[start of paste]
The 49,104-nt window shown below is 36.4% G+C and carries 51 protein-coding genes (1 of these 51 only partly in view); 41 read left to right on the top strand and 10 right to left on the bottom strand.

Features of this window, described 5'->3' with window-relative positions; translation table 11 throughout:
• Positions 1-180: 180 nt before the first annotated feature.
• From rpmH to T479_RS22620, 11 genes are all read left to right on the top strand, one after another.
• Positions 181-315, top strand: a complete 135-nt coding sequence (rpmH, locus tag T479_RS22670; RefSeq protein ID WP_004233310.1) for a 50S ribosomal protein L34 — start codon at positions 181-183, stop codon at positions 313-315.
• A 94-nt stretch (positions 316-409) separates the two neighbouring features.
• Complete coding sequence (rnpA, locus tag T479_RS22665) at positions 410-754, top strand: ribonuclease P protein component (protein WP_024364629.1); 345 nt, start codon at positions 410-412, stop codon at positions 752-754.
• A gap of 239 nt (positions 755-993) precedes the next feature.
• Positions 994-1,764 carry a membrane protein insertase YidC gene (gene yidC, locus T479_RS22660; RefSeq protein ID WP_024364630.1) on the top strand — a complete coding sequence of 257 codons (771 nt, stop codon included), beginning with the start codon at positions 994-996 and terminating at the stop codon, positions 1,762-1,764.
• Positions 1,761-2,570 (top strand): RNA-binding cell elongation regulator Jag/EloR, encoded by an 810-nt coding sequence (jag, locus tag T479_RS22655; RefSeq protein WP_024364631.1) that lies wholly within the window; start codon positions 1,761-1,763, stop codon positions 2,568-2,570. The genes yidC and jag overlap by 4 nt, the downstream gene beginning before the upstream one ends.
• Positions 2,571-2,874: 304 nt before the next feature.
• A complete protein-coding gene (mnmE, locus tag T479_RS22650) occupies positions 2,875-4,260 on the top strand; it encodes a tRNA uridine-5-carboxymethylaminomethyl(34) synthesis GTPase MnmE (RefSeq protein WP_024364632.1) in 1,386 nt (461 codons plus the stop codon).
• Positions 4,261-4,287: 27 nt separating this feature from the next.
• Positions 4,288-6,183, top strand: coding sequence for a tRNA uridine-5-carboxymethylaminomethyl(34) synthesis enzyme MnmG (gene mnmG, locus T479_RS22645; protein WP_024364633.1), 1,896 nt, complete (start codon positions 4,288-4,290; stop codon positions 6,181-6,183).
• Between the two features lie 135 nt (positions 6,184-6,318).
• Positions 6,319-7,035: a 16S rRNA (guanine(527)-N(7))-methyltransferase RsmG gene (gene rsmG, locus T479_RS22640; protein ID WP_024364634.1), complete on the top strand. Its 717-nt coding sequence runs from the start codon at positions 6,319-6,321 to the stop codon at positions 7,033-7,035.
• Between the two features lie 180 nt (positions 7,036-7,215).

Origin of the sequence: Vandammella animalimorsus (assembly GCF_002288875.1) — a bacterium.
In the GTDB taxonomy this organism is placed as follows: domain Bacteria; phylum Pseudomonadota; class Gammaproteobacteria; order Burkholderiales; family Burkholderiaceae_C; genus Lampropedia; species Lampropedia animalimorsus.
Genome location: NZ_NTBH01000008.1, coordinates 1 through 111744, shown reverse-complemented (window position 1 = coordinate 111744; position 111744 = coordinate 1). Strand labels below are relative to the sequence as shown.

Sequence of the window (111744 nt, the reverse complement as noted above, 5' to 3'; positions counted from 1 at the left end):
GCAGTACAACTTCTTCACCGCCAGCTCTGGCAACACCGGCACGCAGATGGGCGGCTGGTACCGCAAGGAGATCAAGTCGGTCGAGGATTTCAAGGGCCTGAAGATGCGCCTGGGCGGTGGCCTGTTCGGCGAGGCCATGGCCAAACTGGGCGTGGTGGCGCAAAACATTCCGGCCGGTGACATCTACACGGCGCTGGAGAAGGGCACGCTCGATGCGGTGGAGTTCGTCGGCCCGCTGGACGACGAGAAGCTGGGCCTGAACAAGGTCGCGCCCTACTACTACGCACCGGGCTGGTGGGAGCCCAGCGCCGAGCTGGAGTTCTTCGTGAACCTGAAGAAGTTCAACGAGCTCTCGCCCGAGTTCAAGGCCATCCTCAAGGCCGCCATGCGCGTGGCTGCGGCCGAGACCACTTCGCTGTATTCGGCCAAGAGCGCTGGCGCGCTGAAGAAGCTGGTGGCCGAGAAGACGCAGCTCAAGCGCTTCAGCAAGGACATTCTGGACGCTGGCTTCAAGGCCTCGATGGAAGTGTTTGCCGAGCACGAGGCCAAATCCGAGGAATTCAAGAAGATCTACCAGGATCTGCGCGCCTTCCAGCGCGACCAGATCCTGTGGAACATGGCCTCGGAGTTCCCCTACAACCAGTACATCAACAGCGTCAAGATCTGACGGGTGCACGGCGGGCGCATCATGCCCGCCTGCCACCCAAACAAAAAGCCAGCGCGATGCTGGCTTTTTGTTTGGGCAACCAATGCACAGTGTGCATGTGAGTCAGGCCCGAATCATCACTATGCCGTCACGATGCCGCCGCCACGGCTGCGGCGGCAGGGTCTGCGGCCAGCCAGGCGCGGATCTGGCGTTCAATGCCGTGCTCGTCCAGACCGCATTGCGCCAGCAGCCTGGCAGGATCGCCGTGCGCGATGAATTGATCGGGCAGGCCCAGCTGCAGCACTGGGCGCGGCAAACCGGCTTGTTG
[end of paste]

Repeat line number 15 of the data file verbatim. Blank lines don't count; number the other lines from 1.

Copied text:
• Between the two features lie 135 nt (positions 6,184-6,318).